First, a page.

Fish soup - Soups in Turkey

Soups in Turkey: 7 must try Turkish soups

I don’t know about you but soups always seem so comforting to me. Obviously when you’re sick you eat chicken noodle soup and saltine crackers with sprite if you grew up in my generation. Soups in Turkey hold similar sentiments.

As you will see from this list below, there is a variety of soups available in Turkey. This list is by no means exhaustive. Truly they are just my 5 favorites and two extras that everyone loves that I have yet to try.

When you come visit Turkey, make sure that you savor the flavors of these delicious soups and soak up all their health benefits.

Not to mention, Turks will love you even more if you boast about how good their soups are as they are very proud to be Turks and proud of their food.

Let’s take a look at some Turkish soups I think you shouldn’t miss out on.

1. Tarhana Çorbası

Tarhana Soup Woman
I bought my Tarhana soup from this woman in a village.

Tarhana is a special soup as it is made from a powder that has previously been handmade. It doesn’t translate to anything in English.

It is made from taking vegetables, herbs, spices and yogurt and mixing them together. They they are spread out and allowed to dry out. Once they are dried out they will crush them into a powder. It is typically made at the end of summer or beginning of fall in preparation for the cold winter where the vegetables won’t be available.

Because it was made from fresh veggies and herbs, this soup is very rich in vitamins and minerals.

Like most things in Turkey, the exact flavor will vary according to the region it is coming from. The vegetables available as well as local influence will be added. It is also known to be one of the first foods that Turks will introduce their babies to.

Finally, because the powder is ready to go, the beautiful thing about this soup is that you can make it lickity split! In a mere 10 minutes you can have delicious soup as a side or your main dish for dinner. Check out this simple recipe

2. Ezogelİn Çorbası

Ezogelin is one of the most traditional soups as well as being one of my go to soups in here in Turkey. This soup is often confused with red lentil soup because they look quite similar. While they both have lentils that is about where the similarities end.

The literal translation of ezogelin is Ezo the bride (gelin). There is quite the incredible story to go along with the name actually. The story goes something like this. In 1909 there was a girl named Zohre who was born in Gaziantep. She grew to be a beautiful young woman and was given the nickname Ezo because of her beauty. She married but her beauty caused many problems for her and she was eventually divorced and back with her family. Her father was quick to push her to remarry and ended up marrying a man on the southeastern border of Turkey. She longed to be home. She was sad and lonely. During the war she began to channel her sadness into cooking desperately trying to win her mother-in-law’s heart. She created this soup from what she could find in the kitchen at the time. While she passed away in 1956, her recipe was well known as it made appearances in folk songs and to this day has been the subject of Turkish movies.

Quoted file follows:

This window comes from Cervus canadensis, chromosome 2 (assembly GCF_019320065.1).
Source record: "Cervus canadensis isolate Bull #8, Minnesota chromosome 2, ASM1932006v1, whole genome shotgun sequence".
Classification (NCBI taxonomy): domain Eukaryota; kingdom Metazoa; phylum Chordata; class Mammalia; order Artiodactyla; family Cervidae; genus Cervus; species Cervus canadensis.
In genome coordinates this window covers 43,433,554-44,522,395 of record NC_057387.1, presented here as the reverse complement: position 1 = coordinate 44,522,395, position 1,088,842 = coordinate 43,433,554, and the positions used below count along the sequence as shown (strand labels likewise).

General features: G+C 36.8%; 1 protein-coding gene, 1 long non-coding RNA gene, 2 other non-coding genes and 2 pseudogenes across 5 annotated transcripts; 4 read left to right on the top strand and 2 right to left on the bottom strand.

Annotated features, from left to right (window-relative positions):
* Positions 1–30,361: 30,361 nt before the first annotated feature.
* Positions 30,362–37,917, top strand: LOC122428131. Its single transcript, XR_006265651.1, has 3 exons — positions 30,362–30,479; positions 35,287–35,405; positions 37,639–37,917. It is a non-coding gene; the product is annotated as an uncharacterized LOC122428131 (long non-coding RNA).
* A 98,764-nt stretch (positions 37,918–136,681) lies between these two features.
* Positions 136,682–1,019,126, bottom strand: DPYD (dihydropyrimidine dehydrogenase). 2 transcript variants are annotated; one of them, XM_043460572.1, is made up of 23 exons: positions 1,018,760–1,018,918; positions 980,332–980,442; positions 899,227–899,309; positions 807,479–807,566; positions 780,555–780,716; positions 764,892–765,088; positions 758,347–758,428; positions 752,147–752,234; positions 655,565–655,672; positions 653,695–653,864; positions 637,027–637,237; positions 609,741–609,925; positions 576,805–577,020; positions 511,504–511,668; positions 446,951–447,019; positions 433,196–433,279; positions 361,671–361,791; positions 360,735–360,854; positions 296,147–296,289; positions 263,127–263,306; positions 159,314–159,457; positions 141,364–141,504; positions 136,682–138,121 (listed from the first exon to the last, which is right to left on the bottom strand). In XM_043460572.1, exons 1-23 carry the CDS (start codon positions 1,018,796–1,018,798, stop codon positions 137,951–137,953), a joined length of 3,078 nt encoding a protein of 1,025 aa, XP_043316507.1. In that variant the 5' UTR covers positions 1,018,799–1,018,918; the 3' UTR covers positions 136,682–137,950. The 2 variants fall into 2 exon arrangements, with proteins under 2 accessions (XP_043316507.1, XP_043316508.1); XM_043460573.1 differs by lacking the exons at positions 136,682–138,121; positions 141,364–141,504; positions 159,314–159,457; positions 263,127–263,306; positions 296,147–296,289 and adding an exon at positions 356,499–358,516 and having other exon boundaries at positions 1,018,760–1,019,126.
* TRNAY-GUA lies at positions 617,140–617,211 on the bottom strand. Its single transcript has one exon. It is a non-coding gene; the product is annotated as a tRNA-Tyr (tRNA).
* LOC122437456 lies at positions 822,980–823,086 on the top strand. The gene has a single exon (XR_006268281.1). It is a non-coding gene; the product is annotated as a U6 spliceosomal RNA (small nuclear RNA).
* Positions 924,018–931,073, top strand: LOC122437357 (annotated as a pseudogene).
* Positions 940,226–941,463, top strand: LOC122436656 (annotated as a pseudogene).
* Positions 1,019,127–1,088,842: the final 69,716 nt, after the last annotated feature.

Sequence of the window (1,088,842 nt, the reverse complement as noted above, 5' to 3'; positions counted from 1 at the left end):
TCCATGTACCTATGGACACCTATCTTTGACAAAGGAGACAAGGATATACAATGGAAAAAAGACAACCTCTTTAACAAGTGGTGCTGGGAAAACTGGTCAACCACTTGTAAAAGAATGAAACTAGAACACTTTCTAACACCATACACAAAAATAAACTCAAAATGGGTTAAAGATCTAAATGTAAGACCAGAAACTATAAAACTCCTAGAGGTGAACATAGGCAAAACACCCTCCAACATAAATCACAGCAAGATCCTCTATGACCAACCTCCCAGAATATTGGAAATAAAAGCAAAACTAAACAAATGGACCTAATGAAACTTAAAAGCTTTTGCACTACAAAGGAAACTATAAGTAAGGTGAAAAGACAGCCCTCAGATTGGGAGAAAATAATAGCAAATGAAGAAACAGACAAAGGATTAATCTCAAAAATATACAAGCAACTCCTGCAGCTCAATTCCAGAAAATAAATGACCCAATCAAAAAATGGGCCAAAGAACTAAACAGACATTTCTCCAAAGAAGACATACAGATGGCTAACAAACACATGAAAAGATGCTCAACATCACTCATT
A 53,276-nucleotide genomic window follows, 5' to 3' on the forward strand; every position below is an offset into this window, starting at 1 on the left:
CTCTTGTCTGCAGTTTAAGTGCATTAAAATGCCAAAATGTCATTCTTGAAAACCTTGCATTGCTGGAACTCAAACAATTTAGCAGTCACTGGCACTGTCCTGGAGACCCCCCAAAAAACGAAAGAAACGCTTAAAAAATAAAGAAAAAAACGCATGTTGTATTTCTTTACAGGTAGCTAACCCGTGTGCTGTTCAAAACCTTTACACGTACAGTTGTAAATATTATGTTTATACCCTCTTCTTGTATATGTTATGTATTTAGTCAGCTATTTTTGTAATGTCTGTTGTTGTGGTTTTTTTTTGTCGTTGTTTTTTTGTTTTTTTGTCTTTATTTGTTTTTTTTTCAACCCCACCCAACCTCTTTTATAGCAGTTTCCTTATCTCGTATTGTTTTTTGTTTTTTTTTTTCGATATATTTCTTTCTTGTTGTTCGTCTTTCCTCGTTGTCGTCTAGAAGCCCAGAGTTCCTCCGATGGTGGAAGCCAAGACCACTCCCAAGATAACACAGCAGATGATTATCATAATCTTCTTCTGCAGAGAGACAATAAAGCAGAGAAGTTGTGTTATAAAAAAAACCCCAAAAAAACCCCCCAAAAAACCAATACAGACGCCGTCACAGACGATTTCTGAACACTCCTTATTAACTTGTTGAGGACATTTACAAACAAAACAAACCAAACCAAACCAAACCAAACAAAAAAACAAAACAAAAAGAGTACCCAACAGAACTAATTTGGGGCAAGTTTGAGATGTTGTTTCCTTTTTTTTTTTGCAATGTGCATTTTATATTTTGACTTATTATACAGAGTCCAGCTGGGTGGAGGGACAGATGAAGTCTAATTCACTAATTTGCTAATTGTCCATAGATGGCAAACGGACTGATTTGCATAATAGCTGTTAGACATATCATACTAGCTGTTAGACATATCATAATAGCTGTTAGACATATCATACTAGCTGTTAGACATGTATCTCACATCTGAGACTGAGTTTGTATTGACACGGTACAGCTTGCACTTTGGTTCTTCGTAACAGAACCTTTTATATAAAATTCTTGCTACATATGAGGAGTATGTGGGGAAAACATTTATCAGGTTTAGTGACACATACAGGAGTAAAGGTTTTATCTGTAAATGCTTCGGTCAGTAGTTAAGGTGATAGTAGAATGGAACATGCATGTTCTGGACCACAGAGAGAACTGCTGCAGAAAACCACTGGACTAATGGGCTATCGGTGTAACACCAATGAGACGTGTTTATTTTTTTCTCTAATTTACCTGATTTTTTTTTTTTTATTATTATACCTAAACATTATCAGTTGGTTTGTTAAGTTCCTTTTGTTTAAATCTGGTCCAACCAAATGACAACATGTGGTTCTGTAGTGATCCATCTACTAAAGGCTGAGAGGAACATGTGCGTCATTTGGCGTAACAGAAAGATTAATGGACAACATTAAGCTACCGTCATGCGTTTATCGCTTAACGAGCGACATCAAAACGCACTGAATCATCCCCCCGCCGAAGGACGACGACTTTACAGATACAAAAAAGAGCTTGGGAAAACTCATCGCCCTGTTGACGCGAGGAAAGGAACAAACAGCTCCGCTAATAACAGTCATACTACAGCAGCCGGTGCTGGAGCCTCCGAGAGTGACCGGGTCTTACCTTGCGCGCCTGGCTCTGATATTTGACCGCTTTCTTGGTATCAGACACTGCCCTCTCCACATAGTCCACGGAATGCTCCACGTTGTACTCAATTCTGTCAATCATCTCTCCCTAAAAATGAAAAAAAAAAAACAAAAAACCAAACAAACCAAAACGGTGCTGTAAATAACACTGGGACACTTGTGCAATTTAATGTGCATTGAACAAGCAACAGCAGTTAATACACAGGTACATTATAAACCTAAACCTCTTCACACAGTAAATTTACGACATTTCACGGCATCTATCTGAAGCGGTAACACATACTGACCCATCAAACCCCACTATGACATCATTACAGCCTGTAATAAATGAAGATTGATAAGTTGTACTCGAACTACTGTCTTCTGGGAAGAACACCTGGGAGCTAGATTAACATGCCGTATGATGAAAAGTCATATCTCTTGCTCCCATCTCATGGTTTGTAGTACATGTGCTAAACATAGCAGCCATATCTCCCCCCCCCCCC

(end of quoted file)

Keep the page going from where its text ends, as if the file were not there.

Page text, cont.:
Ezogelin is made from onion, tomatoes, bulgur, rice, mint and lentils. Of course, it too can change a bit by region. Some will add butter, others extra spices. It quite popular and is typically a staple on menus along with Mercimek Çorbası (or lentil soup) though most often the lentil soup is the yellow colored one. When you have the chance to try Ezogelin, take it!

3. Domates Çorbası

Tomato soup and salad

Or otherwise known as Tomato Soup. Who doesn’t love some fresh tomato basil soup?! It was always one of my favorites as an adult. Especially when accompanied by a grilled cheese, or as Turks call it, tost.

When you come to Turkey you will notice one particular thing about the vegetables here…the flavor is so incredibly rich! In the States, I stopped eating cucumbers and tomatoes because they had become so bland. But here, the are rich in flavor which means the tomato soup is unreal.

For those of you who are gluten free, be careful because they will often add a touch of flour to the soup to thicken it up. To most soup they will. Make sure you ask if it is “glutensiz” or not.

Typically Turkish tomato soup is made with tomatoes, onion, garlic, olive oil, salt, pepper and some basil. Yuuuummm.

4. Beyran Çorbası

Beyran Soup

This soup holds a special place in my heart. When I first came to Turkey I was told I had to try this and soon after I was in love with this place.